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Will Ice Melt or Salt Hurt My Wood Floors?

AdobeStock 236743645 2 768x432 1 Will Ice Melt or Salt Hurt My Wood Floors?

AdobeStock 236743645 2 768x432 1 Will Ice Melt or Salt Hurt My Wood Floors?Winter isn’t over yet! All of the ice melt and salt on the sidewalks in Kansas City can do harm to your beautiful hardwood floors. It starts out with moisture being tracked into your home from this wet, snowy, and icy weather. Moisture on your hardwood floors is never a good thing. But moisture mixed with salt or ice melt is even worse. If you are wondering how to protect your hardwood floor from these ice melt products, take a look below. Our hardwood floor experts made a list of helpful tips to keep your floors shining for years to come!

Quick Cleanups are the Best Cleanups

As soon as a spill is made, or moisture rests on your floor, do everything you can to clean it up. The faster you remove the moisture, the less time it has to soak into your hardwood floor. If the residue is already dry, you can just sweep or vacuum the area. It is important to sweep or vacuum because you will remove any granules/rocks from your floor preventing them from scratching the surface. Pro tip: keep a soft and absorbent towel or rag near your doors so it’s easy and convenient to mop up messes when they happen.

What Chemicals Are in Ice Melt Products?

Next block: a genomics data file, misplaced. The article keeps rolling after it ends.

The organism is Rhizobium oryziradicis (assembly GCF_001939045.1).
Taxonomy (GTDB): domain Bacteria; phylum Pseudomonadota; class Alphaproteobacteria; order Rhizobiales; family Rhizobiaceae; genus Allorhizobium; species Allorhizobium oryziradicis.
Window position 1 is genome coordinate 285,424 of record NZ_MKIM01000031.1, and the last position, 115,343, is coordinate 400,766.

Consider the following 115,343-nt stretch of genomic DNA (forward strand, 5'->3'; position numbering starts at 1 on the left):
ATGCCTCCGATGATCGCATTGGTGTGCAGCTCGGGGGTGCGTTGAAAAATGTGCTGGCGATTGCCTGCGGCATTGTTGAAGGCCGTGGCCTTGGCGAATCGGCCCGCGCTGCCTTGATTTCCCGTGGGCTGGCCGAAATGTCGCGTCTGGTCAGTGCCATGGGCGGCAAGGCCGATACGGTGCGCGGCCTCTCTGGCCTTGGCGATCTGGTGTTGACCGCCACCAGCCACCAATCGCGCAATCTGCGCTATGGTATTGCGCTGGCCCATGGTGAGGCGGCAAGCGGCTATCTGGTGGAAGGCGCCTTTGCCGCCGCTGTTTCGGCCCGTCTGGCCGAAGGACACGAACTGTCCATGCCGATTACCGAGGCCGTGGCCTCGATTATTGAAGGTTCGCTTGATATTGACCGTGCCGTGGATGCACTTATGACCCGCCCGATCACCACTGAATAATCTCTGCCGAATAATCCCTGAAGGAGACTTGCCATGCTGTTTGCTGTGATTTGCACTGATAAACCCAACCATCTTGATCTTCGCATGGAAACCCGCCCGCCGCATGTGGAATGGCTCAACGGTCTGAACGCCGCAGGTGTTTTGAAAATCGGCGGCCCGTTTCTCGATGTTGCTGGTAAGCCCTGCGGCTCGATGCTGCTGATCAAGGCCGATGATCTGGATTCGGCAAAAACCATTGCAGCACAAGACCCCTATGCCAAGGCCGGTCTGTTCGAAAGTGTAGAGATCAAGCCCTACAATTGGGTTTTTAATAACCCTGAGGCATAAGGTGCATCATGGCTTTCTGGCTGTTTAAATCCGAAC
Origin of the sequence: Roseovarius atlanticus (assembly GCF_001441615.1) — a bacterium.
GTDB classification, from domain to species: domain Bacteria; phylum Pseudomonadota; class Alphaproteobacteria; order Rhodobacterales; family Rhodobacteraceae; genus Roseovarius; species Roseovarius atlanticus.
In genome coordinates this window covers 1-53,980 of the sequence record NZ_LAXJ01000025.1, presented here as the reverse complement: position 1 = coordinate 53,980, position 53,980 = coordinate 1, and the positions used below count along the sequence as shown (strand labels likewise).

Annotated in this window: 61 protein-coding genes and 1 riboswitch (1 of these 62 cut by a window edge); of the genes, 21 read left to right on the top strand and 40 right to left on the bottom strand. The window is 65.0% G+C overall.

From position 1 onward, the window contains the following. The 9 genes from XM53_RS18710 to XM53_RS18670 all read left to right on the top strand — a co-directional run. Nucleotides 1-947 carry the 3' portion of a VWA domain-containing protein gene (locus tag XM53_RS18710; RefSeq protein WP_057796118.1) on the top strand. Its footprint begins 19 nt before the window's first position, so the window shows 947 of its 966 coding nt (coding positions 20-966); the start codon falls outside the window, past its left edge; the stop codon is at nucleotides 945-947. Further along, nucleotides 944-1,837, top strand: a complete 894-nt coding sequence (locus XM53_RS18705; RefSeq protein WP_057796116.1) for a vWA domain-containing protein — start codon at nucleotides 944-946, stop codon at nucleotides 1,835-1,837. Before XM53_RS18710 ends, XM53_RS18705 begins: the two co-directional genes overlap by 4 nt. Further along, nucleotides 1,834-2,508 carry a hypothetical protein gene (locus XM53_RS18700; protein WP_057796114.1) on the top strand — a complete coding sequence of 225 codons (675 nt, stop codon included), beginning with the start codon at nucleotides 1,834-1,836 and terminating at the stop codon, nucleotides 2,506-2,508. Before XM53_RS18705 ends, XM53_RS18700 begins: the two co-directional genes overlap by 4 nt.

Most ice melt products are made of the same chemicals. They are either made from one, or a blend of, five materials including, calcium chloride, sodium chloride, potassium chloride, magnesium chloride, and urea. Calcium chloride is the most popular solution because of the high efficiency and low price. The only problem with salt is the high pH levels which act as floor strippers. It is known for breaking down the finish on your floor and making the wood below vulnerable.

How to Remove Salt or Ice Melt Stains

Since the chemicals in ice melt or salt breakdown the protection on your wood floors, they will sometimes leave behind a white film or residue after it dries. It’s best to neutralize this alkaline salt residue. You can do this with an acidic chemical. First, remove the film, with a soft cloth dampened with water. If residue remains after this, you can try one of two things; adding one cup of white vinegar diluted in a gallon of warm water, or a professional floor cleaning product. If you choose option one, use this cloth to buff the area in a circular motion and buff dry immediately. Test this method on a small area first. Once you see the results you were looking for, that is when you can expand the area.

Prevention Is Your Best Defense Against Hardwood Floor Damage

Instead of using ice melt products, try using kitty litter! It won’t get rid of the ice, but it will give a surface for your visitors shoes to grip onto. Kitty litter provides a softer texture than salt or ice melt and won’t scratch your floors nearly as easily. Another way you can prevent damage to your floors is by using lots of mats. Have a doormat on the inside and the outside of your home. Now they have the option to wipe their feet on more than one spot. This will hopefully keep these chemicals outside of your house.

If your floors are really taking a beating this winter and needs a deep cleaning, call SVB Wood Floors for a hardwood floor deep clean. Call us at (913) 396-6863 or schedule a FREE quote online.